If your washer won't stop filling up with water, it could prevent you from doing laundry until you get it repaired—or even flood your laundry room. Stressful, right? Don't worry. Our experts are trained and experienced with all major appliances, so they know how to help.
At Asurion, we don't just fix appliances, we fix the frustration you feel when yours don't work, whether it's a dishwasher that won't start or a washer that won't spin. Here's what to do when your washer won't stop running.
Why does my washer keep filling with water?
If your washing machine water won't shut off, there are a few possible causes:
- A damaged water inlet valve
- A broken water level switch
- A problem with the pressure hose or air dome tube
- Low water pressure
- A faulty control board
No matter what's causing your issue, here are some ways to put a stop to it.
Empty the tub
So, you're wondering what to do when your washing machine won't stop filling with water? Start by running a spin cycle to empty the tub. Next, grab a towel in case you need to wipe up water from the floor. Now you're ready to try our simple troubleshooting steps—make sure you follow them in order.
Check the water inlet valve
Water flows into your washing machine during the wash and rinse cycles through the water inlet valve. If your washing machine won't stop filling, the valve may be damaged or stuck open. Here's how to test it:
- Turn your washer on and let it start filling up.
- As it's filling, disconnect the power to your washer.
- If the water keeps filling, you'll know the water inlet valve didn't close. (It's most likely broken, and you'll need to replace it).
- Immediately turn off the water so the washer doesn't overflow.
If the washer stops filling when you unplug it, then your problem is probably with the electrical circuit that controls the valve.
Test the water inlet valve with a multimeter
You can check for an electrical problem with the water inlet valve with a multimeter, a tool that measures the electrical current in your appliance. Here's how:
- Unplug your washer or turn off the circuit breaker that it's connected to. If you don't, you might electrocute yourself.
- Remove your washer's rear panel to locate your water inlet valve. It's usually located directly behind the hose connections. (Read your owner's manual to be sure).
- Check the valve for any damage—you'll need to replace a broken valve.
- Look for and carefully remove any debris stuck in the screens.
- With your multimeter set to Rx1, touch the probes to the valve's terminals. Refer to your owner's manual for the correct reading for your appliance. If your reading doesn't match the recommended levels, you'll need a new valve.
Test the water level switch
The water level switch sends a signal to the tub to stop filling with water. If your washer is filling with too much water, the two sets of contacts on the water level switch may have fused. Or there may be a leak in the pressure hose or air dome tube, which connect the switch to the tub.
To find out, start by checking your owner's manual to confirm that your machine has a water level switch—some top-loading washers don't. Then use a multimeter to test that it's able to carry an electric current.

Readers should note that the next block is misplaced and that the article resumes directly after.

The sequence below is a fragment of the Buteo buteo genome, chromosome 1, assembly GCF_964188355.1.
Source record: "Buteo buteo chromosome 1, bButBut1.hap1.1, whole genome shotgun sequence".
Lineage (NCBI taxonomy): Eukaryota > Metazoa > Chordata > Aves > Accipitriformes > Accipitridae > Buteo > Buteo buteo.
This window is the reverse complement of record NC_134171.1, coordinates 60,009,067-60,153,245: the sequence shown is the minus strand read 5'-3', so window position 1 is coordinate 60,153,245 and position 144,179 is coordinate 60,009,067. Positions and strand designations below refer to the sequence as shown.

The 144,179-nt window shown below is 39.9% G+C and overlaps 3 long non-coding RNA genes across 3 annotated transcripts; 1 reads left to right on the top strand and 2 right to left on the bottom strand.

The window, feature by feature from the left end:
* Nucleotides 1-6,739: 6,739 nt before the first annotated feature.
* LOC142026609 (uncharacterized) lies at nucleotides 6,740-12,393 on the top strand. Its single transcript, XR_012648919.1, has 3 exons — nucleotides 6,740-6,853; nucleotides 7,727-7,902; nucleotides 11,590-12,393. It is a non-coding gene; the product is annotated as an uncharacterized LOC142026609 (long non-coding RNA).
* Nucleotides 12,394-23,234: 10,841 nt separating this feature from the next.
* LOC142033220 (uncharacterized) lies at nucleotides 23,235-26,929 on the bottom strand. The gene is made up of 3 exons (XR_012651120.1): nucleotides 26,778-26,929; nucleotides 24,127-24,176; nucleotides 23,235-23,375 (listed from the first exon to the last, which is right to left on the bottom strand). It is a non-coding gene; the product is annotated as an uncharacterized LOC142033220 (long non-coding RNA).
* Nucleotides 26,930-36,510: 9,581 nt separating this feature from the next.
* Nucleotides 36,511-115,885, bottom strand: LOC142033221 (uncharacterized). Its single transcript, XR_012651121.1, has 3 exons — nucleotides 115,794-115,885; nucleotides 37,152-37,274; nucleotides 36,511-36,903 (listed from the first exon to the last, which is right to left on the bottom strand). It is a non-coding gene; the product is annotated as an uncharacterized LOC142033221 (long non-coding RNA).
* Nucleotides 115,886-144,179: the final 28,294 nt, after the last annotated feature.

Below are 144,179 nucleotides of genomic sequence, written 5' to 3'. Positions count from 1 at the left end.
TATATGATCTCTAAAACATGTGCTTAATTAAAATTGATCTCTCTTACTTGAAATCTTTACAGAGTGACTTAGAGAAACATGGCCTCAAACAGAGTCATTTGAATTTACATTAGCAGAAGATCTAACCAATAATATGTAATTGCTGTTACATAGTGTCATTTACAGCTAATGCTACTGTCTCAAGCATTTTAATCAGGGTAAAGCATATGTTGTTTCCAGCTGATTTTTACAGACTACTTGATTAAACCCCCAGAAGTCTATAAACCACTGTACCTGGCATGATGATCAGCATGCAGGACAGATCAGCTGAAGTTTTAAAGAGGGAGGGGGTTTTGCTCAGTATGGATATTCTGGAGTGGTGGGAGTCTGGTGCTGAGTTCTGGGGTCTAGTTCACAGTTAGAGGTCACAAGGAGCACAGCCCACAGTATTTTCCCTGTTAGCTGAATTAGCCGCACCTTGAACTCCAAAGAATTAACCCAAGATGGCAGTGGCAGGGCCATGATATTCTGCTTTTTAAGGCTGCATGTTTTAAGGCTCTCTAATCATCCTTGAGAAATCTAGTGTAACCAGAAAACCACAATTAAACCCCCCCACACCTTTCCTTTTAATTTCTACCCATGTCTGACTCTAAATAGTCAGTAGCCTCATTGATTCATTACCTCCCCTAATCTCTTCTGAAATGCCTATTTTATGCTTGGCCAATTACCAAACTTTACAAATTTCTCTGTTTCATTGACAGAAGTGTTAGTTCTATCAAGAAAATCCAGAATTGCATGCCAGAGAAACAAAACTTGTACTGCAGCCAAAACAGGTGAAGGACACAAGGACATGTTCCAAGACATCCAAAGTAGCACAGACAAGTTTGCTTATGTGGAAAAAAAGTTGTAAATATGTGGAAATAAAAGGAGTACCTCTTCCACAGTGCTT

To access the water level switch:
- For top loaders, remove the water level control knob.
- For front loaders, remove the top panel or remove the screws at the back of the control panel and lift it up.
Next, for both models:
- Remove the pressure hose from the switch.
- Remove the wiring harness and detach the switch from the washing machine.
- Attach one multimeter probe to the power terminal and attach the other to the water inlet valve terminal on the water level switch.
- Check for continuity—this means your switch is working properly.
- Softly blow into the hose fitting on the switch. It should lose continuity. If it doesn't, the contacts are fused, and you'll need to replace them.
Check the pressure hose or air dome tube
Make sure your machine is still unplugged, then follow these steps to check the pressure hose or air dome tube:
- Open your washer's panel and remove the water level switch, then remove the pressure hose or air dome tube.
- Inspect the tube to see if it's clogged—if it is, clear it out.
- Take the air dome tube, plug one end closed, then submerge the tube in water.
- Blow on the other end of the tube. If bubbles come out, the tube is damaged.
- Check the tube for any cracks or wear. (If you see any damage, the part will need to be replaced.)
Check the water pressure
It's unlikely, but your washer may be overfilling due to low water pressure, which could cause the water inlet valve not to close all the way. You can check to see if the water inlet valve filters are blocked (discussed previously here), which may solve the problem. If that doesn't do the trick, you may need to contact a plumber.
Inspect the main control board
If your washing machine still won't stop filling with water, you could have a faulty control board. If this component is glitchy, the cycles and functions of your washer will be out of sync, which could cause overflowing. We recommend reaching out to a washing machine professional for help.